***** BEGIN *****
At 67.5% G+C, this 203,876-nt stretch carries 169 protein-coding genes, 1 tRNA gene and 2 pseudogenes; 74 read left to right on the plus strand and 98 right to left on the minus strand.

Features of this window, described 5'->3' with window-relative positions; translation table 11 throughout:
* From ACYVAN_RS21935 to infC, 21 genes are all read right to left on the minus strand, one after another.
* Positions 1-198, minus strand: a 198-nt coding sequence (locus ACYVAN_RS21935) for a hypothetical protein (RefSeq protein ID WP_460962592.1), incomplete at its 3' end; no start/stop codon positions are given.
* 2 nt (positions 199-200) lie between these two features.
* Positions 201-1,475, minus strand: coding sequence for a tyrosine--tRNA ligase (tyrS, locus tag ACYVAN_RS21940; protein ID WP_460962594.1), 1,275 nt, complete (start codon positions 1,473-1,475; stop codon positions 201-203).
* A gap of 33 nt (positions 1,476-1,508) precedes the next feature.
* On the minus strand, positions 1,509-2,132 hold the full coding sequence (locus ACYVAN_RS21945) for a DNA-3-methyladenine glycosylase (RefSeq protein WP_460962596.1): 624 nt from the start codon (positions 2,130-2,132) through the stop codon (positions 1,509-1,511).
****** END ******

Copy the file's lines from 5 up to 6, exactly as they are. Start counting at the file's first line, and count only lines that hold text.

* 2 nt (positions 199-200) lie between these two features.
* Positions 201-1,475, minus strand: coding sequence for a tyrosine--tRNA ligase (tyrS, locus tag ACYVAN_RS21940; protein ID WP_460962594.1), 1,275 nt, complete (start codon positions 1,473-1,475; stop codon positions 201-203).